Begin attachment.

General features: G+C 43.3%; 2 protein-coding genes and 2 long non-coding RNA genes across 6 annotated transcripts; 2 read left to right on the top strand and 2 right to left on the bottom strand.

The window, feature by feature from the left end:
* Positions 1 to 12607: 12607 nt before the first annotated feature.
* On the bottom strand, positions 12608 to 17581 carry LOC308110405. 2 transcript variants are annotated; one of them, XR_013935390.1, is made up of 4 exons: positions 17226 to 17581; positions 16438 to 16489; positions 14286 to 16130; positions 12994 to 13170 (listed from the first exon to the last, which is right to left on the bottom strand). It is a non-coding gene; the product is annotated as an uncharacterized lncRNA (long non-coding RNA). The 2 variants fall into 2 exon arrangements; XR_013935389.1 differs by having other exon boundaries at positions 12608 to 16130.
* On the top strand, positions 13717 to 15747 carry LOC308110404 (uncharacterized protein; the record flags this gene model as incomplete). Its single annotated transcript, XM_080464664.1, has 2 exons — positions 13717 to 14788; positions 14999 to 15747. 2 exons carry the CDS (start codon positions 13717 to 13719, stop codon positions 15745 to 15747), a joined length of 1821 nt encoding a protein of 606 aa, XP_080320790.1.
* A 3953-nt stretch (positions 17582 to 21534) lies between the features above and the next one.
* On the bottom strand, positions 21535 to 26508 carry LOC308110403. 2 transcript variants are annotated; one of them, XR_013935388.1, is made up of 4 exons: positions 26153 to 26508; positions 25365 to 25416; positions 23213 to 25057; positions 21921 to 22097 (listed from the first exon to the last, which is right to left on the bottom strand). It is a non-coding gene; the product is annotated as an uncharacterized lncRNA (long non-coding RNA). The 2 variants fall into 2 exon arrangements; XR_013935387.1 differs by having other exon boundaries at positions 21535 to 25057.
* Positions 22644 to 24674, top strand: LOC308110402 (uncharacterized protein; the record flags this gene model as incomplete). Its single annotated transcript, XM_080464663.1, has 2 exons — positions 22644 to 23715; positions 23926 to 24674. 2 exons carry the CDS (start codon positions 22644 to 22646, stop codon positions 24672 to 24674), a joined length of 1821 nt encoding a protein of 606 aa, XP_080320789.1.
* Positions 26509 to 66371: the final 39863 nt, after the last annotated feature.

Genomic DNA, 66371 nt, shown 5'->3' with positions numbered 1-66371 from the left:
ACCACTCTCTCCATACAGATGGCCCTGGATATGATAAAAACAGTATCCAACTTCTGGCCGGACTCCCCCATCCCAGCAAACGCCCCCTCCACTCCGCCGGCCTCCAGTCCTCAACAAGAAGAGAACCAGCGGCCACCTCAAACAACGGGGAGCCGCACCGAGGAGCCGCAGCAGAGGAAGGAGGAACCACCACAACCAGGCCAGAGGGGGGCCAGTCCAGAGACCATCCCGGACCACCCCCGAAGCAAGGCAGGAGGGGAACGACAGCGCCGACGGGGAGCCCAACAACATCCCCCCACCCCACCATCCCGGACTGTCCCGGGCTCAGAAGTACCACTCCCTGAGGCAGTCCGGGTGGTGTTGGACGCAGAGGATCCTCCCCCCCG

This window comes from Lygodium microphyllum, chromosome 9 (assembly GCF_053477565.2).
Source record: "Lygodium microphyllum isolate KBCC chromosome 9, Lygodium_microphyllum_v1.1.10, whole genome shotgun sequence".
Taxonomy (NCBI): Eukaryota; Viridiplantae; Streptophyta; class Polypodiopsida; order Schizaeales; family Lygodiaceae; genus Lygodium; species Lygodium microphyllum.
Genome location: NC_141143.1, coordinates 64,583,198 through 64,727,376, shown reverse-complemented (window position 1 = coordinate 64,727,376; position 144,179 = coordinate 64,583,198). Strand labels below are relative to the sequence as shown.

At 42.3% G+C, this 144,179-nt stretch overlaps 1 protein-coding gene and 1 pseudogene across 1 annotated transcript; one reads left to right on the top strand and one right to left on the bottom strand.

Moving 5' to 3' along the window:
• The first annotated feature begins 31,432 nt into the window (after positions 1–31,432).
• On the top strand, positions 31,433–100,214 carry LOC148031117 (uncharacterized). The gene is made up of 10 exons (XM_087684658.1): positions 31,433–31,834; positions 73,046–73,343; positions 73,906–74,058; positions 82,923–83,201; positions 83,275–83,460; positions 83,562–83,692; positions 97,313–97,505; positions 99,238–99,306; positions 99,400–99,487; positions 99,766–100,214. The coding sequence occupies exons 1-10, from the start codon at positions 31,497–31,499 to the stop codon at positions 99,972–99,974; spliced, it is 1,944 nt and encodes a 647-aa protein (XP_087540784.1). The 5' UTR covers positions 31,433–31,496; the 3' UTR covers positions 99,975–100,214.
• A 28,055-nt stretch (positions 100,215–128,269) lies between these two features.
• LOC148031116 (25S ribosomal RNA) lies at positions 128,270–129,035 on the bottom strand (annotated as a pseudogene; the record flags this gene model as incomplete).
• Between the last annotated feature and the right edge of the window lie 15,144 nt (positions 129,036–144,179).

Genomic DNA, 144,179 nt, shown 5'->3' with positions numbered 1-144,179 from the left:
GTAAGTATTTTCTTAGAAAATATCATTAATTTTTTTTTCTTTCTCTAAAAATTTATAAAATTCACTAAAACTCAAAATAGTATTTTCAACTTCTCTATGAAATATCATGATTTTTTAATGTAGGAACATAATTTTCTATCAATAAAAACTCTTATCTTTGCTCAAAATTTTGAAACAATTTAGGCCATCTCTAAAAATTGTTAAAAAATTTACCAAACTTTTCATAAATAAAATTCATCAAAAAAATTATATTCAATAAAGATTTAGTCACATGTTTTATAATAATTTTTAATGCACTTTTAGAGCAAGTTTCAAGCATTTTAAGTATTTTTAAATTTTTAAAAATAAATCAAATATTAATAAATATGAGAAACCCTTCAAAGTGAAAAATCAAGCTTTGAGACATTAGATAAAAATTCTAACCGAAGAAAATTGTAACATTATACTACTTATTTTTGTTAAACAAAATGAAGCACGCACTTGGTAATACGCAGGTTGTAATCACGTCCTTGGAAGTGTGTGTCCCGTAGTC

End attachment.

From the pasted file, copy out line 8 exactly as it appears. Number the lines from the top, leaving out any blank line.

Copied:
* Positions 22644 to 24674, top strand: LOC308110402 (uncharacterized protein; the record flags this gene model as incomplete). Its single annotated transcript, XM_080464663.1, has 2 exons — positions 22644 to 23715; positions 23926 to 24674. 2 exons carry the CDS (start codon positions 22644 to 22646, stop codon positions 24672 to 24674), a joined length of 1821 nt encoding a protein of 606 aa, XP_080320789.1.